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Appointing an Amir

Lessons in Islamic Work: Part I | Part II | Part III | Part IV | Part V | Part VI | Part VII

http://www.flickr.com/photos/furiousgeorge81/134804713/“If three people are traveling then appoint one from amongst you to be the amir (leader).”

– Narrated by al-Tabari with a sound chain of transmission.

An essential part of working for Islam is working in a group. There are many possibilities for sizes of such a group but there is always blessing in working in a collective. The Prophet ﷺ (peace be upon him)  said about this: “The hand of Allah is with the group.”

It is possible to accomplish together what cannot be accomplished individually. However, whenever we work together it is inevitable that we will differ in our opinions.

It is therefore imperative in all work that there is a process by which decisions are made. This should be clear, and the method should be known to those involved. This could take different forms: one amir (leader) who makes the final call on things, a simple majority vote, a council that makes decisions, etc. The thing that the Prophet ﷺ  is teaching us here is that decision-making chaos is not an option and that authority is important. There should be checks on authority, yes, but at the end of the day there are hierarchies to things. The overarching spirit behind all of this is that the collective is more important than the individual and that sometimes we have to make sacrifices for the good of the whole. Having clear processes by which we make decisions is an important aid in supporting that spirit.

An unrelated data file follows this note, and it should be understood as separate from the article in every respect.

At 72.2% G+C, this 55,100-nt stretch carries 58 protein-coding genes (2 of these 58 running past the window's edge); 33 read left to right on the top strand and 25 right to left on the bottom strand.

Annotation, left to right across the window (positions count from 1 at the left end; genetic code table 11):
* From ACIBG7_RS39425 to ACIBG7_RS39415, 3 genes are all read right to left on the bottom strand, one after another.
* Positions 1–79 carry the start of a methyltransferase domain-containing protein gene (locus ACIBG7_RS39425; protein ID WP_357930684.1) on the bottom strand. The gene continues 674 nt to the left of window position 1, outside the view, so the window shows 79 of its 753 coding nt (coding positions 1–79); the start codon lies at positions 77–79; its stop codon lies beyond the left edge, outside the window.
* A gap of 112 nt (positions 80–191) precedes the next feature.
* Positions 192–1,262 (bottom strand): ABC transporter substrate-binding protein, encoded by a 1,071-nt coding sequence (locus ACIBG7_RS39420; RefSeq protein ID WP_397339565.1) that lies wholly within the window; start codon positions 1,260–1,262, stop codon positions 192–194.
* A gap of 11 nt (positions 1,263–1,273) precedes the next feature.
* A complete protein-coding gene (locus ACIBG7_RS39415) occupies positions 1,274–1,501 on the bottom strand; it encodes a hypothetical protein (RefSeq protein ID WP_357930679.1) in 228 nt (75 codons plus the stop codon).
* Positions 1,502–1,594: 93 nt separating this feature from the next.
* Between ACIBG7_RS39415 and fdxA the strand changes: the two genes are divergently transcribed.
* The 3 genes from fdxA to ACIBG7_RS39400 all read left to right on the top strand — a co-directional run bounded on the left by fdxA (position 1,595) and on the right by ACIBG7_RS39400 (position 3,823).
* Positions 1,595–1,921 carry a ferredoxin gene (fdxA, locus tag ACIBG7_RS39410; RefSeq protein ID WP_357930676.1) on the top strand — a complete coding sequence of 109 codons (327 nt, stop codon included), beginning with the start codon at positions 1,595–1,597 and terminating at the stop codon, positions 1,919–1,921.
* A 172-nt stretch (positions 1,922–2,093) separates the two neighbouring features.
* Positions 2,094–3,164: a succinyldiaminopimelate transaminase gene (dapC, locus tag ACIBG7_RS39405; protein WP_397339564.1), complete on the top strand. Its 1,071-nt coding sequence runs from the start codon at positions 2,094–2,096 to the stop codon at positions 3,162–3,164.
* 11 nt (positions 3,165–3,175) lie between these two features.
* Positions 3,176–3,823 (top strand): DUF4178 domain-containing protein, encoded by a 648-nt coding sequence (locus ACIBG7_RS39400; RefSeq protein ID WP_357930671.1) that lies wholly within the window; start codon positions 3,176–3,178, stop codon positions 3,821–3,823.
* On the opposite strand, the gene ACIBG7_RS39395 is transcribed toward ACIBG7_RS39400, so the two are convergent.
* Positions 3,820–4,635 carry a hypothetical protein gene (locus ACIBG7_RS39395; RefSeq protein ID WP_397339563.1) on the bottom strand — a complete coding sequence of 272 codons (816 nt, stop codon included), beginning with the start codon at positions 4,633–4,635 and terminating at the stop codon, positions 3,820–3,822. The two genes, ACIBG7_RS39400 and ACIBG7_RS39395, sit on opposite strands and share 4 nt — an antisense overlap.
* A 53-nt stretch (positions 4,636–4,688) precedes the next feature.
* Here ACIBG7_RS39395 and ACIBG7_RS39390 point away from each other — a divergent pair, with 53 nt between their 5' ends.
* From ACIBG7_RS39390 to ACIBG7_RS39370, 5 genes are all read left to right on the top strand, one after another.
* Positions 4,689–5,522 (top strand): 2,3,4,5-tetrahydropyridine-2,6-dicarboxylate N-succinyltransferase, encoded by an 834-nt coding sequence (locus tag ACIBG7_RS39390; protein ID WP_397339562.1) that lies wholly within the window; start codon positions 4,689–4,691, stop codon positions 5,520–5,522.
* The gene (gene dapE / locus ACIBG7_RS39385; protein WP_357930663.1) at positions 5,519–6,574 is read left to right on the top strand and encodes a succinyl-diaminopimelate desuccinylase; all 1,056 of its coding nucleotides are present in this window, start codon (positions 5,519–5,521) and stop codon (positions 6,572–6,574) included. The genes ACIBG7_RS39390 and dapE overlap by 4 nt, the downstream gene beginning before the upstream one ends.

So, what he teaches us in this hadith (narration of the Prophet ﷺ) is that order and structure are important. They are not goals in and of themselves, but they are means for the preservation of the collective. So when we are in a group, that group should choose who will lead it and how collective decisions will be made when differences of opinion arise.

About the author

Jamaal Diwan

Jamaal Diwan was born and raised in Southern California and received a Bachelor’s Degree in Third World Studies and a minor in Psychology from the University of California, San Diego . He accepted Islam in 2003 and has been married to his wife, Muslema Purmul, since 2004. He has served with the Muslim Student Association (MSA), MSA West, and Muslim American Society (MAS) at varying capacities. He remains an active MAS member and is a scholarship student with the Islamic American University. Jamaal is a graduate of the Faculty of Shariah at al-Azhar University in Cairo and has done some graduate work in Islamic Studies from the Western academic perspective. He recently finished serving as the Resident Scholar at the Islamic Center of Irvine (ICOI).

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